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"Built upon the foundation of the Apostles and Prophets, Jesus Christ himself

being the chief corner-stone."




“And the people stood beholding.”Luke xxiii. 35. HITHERTO we have taken individual participators in the transactions of Calvary, as specimens of the manner in which the Cross of Christ detects, discriminates, and influences human character and conduct. We have seen that Cross, in the instance of the two malefactors, winning one man to penitence and trust, while it hardens the unbelief, and exasperates the enmity of another. Pilate and the centurion have shown us how often strong convictions wrought by the Cross prove ineffectual, fail to fulfil the hopes they had awakened. In Nicodemus and Joseph we have found an illustration of the power of the Cross to strengthen thec ourage, and break down the reserve, of secret disciples, and bring them to open avowal of their attachment to Jesus. We might easily have found other cases as illustrative and instructive as those that have been adduced. We might bave learned from the conduct of the disciples and the women, how the Cross becomes a test of the strength and quality of our love to Christ; or, from the dealings of the scribes and Pharisees in regard to the resurrection, how easily men can resist the clearest evidence in favour of unpalatable truth, how often infidelity is the offspring of a perverse and rebellious heart, rather than of an honestly perplexed understanding. But we choose a subject for our closing sketch, wider in its range than any of these, but not less personal in its application. We take the people who gathered in groups, or crowded in nearer or more distant masses, round the crucified Saviour, as representatives of the spiritual attitude of numbers, for whom no fitter designation can be found than that of " lookers-on at the Cross of Christ.”

If we could have moved about among the multitude gathered upon Calvary, looked into their faces, watched their actions, and listened to

their talk, we should doubtless have found them evincing very different degrees and kinds of interest in the scene which had brought them to that place, and whose central attraction held the crowd together. Some, with eager eyes fixed upon the dying Jesus, would be heard discussing the character of the Sufferer, the reason and righteousness of the sentence under which He suffered, and the truth or falsehood of the pretensions by which that sentence had been provoked. Some, impressed by the majestic deportment of the Redeemer, and the mysterious incidents which attended upon His death, would seem to have caught a dim glimpse of the spiritual meaning of the spectacle they beheld. To others, it would be evident that the whole was just a spectacle, a mere show, gazed at with a morbid curiosity heightened in some measure by the fame and character of Him who was being put to death. While others yet again would prove, by their careless mirth, or their eager pushing of some petty trade, that they had followed that crowd as they would have followed a crowd gathered for any other purpose, in the spirit of idle pastime, or with a shrewd and selfish eye to those opportunties of gain which the assembling of a multitude always atfords. Those who have frequented the public executions, now so happily abolished in this country, tell us that one of the ghastliest elements in those scenes of horror was the manifold exhibition of human earelessness, cruelty, and greed, which was given by the mob around the scaffold, even at the very erisis of the tragedy which was enacting before their eves. And when we remember that, to the bulk of the people of Jerusalem, the crucifixion of Christ was just a publie execution, with some special cireumstances to quicken the zest with which men wen forth to stare at it, it is no extravagant supposition that the same loathsome features of our fallen nature showed themselves after the like fashions, even in the awful shadow of the Cross itself.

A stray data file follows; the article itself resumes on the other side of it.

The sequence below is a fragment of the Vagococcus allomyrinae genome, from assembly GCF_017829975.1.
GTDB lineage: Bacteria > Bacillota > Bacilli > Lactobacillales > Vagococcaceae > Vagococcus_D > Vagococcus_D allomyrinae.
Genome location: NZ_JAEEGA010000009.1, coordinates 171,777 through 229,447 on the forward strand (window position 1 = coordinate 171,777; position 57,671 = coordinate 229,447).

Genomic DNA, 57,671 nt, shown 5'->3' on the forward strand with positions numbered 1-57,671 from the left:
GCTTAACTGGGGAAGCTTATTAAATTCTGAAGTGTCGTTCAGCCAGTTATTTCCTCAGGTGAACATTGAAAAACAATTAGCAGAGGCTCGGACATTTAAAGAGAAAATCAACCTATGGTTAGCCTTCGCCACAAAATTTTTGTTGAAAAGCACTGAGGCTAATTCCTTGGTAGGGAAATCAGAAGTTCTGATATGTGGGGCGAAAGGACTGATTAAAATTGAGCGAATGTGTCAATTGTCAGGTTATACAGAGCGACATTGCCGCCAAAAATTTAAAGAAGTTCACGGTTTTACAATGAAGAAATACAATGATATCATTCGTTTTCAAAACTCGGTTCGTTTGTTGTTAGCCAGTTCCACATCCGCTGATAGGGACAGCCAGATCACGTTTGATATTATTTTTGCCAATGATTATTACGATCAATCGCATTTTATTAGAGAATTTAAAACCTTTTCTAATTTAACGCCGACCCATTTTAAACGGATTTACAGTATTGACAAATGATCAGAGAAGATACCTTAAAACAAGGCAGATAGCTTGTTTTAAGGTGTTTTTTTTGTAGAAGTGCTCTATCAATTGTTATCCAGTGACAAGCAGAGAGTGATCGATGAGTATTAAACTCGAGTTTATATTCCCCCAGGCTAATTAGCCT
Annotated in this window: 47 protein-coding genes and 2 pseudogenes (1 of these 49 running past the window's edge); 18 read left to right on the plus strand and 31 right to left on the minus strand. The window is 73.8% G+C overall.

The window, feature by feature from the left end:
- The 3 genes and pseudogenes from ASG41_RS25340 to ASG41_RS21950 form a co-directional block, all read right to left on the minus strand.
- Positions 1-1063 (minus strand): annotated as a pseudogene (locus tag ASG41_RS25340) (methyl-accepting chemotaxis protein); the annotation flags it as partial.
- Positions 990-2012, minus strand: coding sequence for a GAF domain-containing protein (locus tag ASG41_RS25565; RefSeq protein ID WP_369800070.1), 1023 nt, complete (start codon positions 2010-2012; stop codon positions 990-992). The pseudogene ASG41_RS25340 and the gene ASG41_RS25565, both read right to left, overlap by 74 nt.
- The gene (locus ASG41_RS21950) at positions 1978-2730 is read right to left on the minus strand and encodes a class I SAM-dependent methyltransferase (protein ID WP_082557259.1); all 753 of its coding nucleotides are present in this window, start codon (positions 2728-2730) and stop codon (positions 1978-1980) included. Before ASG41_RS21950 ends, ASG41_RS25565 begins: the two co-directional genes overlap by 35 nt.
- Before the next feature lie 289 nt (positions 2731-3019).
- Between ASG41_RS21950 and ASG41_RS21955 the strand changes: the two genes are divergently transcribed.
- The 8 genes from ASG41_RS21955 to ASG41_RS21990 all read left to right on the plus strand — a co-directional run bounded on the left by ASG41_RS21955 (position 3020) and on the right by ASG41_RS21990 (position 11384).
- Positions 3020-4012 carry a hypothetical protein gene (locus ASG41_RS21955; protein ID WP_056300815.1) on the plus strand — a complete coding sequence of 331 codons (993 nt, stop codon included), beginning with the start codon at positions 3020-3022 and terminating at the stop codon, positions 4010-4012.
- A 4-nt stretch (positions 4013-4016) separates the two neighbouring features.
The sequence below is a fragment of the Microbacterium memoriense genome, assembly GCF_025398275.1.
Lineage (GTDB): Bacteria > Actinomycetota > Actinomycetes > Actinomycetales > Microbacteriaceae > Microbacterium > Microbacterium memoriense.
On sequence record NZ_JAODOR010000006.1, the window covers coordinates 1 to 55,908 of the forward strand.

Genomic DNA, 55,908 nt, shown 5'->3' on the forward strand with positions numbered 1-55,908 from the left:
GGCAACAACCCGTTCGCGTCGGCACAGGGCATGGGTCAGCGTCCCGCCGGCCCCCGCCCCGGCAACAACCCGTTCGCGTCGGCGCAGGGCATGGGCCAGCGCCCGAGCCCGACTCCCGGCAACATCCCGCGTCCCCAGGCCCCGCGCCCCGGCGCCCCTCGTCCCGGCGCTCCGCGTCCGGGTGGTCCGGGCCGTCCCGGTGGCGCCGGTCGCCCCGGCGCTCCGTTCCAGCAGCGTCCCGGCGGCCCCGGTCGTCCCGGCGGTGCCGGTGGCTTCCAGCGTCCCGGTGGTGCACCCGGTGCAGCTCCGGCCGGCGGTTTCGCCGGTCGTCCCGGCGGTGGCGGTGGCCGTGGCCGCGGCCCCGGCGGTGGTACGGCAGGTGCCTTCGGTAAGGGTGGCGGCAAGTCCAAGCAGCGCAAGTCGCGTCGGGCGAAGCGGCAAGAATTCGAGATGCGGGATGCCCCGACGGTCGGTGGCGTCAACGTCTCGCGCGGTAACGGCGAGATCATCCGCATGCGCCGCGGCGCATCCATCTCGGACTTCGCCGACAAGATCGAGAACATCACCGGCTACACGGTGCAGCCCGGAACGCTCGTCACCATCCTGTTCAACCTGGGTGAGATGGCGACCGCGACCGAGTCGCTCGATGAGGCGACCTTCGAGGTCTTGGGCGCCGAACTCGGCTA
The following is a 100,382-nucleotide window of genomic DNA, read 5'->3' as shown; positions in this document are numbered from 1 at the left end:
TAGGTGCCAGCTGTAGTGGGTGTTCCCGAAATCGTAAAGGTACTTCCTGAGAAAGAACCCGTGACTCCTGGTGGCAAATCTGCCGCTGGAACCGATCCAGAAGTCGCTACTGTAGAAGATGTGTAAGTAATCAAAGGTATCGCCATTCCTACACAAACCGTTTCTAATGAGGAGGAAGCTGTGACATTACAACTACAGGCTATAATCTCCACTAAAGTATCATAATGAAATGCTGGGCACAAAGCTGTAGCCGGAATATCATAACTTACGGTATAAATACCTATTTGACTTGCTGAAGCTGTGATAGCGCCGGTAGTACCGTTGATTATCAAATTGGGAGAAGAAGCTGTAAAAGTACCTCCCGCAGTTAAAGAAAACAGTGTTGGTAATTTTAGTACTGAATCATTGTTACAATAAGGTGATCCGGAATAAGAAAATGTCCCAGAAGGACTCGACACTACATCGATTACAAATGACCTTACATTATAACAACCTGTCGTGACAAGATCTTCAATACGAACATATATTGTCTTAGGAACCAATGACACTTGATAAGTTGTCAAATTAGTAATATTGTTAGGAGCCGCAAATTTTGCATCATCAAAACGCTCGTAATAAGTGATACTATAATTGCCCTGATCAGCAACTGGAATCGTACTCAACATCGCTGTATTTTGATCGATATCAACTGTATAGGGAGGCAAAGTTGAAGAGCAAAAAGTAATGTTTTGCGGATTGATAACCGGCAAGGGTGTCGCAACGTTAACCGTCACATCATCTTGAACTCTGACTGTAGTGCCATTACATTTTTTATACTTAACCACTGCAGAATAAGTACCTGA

It would be altogether an exaggeration to pretend that among those hearers of the gospel whom we have styled “lookers-on at the Cross, there are to be found classes exactly corresponding to those into whic we have divided the spectators of the actual crucifixion of our Lord Such a parallel would have more of fancy in it than of truth. Yet th parallel Lolds good thus far: that this general designation comprehend persons occupving very different relative positions, intellectually, an even spiritually, towards the Cross of Christ; some standing compar tively near to it, within the reach and power of its attraction, an others standing further and further away, till some of them may ! said to be scareely within sight of it at all. There are many, f example, to whom the plan ot redemption is & subject of deep an eager intellectual interest, who canvass with keenest zest differer theories of the atonement, denouncing this and vindicating that, wi all the ardour and even rancour of theological partisanship, while ya they have never looked to that atonement as the means of their ow salvation; much as it a shipwrecked mariner should critieise the coi struction of the life-beat that came to save him from death, instead leaping into it; or as if a dying patient should discuss medical theori

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